Dragon Lady - Dragon Lady The Life and Legend of the Last...

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Dragon Lady: The Life and Legend of the Last Empress of China . Sterling Seagrave, an investigative journalist whose family has lived in Asia for over two centuries, wrote his book to correct the tarnished image that two British journalists had falsely created about the Empress. He wanted to set the record straight. The court had given Tsu Hsi the affectionate nickname of Old Buddha in her old age. The term was flattering and not meant as an incarnation of the divinity. That was rather nice to find out after reading about the hatchet job Sir Edmund Backhouse did on her. He, alone, was most responsible for painting a slanderous picture of her as an iron-willed, over sexed concubine who was not only a murderer, but also a single-minded tyrant who was nothing more than a monster. It is the correction of the lies and setting the record straight that takes up most of this book. The British colony referred to the dowager Empress as "that awful old harridan" and "that odious woman." In the first chapter, at the close of the 19th century, they are pictured in all their decadent glory at a weekly garden party thrown by Sir Robert Hart, the Inspector General of Chinese Customs. It was they that were responsible for the Opium Wars and the Boxer Rebellion, not Tsu Hsi. In a chapter titled "Foreign Devils," Seagrave tells us: "when all the myths are stripped away, it was the deliberate mischief of a handful of Englishmen that led to the humiliation and death of Emperor Tao Kuang and his son, Emperor Hsien Feng, so that for the first time in more than a thousand years China's throne passed into the hands of a woman." One of these mischievous Englishmen was Dr. George Ernest Morrison, a physician who became the Peking correspondent of the Times of London. He was responsible for all the articles published about China. "As journalism's first China watcher, Morrison was responsible for many of the slanders and half-truths that continue to be believed to this day." Unfortunately his mastery of the language wasn't very accomplished and he was at the mercy of those who did speak it. His stories contained distortions and inventions provided by his Chinese-speaking assistants. One thing we can be grateful for is the private diary he kept that listed the males and females of the colony who had syphilis or gonorrhea. He was amused by the way the infections were passed around . . . and so are we. It is at the garden party that we get our first glimpse of Edmund Backhouse, a recent arrival on the scene. We find out that as a young man he was considered a "bad seed," to the despair of his parents. It seems he blew his inheritance trying to enter the homosexual circles of the Oscar Wilde set. Backhouse left England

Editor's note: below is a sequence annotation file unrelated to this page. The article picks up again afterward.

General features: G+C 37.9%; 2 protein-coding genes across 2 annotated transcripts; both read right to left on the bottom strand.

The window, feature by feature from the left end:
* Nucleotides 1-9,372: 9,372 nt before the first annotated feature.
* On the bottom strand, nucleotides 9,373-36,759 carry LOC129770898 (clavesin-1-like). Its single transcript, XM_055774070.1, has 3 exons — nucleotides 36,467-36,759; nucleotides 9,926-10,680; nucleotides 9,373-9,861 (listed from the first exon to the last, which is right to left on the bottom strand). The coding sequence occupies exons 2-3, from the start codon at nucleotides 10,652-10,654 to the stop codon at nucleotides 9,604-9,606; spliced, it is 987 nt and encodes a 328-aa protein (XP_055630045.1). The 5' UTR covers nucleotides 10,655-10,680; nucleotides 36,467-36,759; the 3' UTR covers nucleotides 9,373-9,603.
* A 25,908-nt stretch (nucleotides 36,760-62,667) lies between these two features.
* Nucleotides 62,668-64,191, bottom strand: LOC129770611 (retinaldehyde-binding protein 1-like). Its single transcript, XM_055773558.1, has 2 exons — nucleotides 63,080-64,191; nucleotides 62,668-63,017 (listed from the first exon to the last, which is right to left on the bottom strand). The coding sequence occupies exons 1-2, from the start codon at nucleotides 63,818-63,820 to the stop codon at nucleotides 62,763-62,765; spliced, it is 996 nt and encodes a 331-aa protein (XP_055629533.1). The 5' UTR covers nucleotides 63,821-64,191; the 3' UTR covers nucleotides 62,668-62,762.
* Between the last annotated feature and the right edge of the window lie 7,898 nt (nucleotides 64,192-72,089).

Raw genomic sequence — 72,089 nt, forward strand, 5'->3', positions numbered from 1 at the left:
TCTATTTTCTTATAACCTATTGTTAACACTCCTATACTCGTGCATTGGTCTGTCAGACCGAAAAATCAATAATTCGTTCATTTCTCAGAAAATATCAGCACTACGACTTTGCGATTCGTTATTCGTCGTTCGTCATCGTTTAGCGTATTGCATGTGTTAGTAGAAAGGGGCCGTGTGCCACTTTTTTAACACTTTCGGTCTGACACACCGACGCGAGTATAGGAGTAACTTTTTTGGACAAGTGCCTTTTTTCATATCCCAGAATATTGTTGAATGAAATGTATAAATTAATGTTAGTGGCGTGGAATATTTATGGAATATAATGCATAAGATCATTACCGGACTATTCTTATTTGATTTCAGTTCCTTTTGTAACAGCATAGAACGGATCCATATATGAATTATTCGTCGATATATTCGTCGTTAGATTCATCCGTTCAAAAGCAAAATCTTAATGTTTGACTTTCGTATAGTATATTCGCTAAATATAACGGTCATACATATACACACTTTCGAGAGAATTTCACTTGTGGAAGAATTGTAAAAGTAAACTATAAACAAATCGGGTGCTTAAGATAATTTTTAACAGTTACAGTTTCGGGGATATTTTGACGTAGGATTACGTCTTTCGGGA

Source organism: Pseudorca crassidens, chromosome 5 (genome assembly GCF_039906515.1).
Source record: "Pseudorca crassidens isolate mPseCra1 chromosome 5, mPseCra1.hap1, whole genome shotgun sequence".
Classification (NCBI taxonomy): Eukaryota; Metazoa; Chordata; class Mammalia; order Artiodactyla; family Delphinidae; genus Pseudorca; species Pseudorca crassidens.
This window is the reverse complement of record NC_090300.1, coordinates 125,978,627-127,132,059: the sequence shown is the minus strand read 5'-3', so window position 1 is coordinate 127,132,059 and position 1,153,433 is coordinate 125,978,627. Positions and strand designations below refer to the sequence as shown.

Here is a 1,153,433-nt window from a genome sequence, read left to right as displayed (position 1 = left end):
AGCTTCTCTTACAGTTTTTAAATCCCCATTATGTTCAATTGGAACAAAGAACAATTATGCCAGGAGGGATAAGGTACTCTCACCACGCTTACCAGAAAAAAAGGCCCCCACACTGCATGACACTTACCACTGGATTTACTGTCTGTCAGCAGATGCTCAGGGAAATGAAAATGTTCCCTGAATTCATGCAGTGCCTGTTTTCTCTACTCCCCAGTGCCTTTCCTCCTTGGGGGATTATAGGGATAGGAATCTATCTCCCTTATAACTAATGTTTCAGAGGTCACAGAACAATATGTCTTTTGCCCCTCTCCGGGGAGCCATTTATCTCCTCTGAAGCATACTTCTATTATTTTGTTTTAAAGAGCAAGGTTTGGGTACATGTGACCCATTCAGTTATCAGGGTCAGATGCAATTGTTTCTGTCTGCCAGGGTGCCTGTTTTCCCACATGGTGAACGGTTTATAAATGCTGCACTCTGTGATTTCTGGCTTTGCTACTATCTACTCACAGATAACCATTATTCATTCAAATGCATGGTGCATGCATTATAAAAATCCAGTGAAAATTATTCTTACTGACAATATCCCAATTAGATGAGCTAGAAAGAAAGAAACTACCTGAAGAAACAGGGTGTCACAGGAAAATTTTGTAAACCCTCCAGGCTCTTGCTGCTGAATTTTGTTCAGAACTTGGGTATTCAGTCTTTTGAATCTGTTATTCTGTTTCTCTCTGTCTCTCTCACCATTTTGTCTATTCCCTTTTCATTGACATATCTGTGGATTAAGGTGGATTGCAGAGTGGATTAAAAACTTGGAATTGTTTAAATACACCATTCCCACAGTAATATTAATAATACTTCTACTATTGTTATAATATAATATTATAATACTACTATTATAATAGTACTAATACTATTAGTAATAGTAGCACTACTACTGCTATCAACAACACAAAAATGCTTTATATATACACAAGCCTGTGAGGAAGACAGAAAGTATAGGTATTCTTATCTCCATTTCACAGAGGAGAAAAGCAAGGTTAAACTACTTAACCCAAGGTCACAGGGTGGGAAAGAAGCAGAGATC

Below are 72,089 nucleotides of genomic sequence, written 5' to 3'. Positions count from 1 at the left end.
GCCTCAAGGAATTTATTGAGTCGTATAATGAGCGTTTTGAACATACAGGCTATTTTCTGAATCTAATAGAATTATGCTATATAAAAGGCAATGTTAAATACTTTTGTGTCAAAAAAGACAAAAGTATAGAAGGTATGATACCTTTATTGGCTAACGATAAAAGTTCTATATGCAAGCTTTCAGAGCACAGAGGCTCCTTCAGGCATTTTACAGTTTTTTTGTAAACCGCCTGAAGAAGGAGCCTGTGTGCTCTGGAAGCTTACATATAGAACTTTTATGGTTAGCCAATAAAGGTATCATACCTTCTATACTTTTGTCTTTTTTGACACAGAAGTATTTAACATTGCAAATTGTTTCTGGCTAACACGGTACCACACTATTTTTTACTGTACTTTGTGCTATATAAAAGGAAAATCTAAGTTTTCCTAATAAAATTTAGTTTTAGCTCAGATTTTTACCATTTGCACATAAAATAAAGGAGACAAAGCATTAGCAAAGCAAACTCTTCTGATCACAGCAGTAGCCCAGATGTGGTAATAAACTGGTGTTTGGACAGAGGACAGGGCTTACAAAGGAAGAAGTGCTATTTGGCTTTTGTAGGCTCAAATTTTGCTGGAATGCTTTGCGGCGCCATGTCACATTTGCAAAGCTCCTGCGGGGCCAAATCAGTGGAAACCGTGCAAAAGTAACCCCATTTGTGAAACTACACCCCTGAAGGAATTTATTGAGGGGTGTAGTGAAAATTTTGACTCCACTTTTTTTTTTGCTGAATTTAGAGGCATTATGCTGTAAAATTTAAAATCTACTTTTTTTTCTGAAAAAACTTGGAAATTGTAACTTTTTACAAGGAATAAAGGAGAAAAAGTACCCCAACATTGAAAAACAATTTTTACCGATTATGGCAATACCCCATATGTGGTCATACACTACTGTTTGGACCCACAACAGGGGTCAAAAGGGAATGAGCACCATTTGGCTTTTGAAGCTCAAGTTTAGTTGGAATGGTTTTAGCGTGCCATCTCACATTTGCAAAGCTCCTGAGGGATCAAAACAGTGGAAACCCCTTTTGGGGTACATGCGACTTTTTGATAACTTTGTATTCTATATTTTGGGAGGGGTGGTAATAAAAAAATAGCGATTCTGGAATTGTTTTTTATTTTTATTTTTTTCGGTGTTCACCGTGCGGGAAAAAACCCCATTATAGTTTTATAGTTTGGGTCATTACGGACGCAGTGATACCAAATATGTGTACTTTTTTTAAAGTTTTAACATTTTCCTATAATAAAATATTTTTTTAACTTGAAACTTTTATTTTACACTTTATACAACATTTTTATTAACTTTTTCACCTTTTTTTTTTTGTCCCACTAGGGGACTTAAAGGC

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bankrupt only to appear in China in 1899. He applied for work as a translator in Chinese Customs and was turned down. He translated Chinese newspaper articles for the English press; that's how he came to Morrison's attention and the rest is history. Backhouse was a bitter and unhappy homosexual of the type who gives the rest of
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This note was uploaded on 08/27/2011 for the course HIS 340M taught by Professor Li during the Summer '11 term at University of Texas.

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Dragon Lady - Dragon Lady The Life and Legend of the Last...

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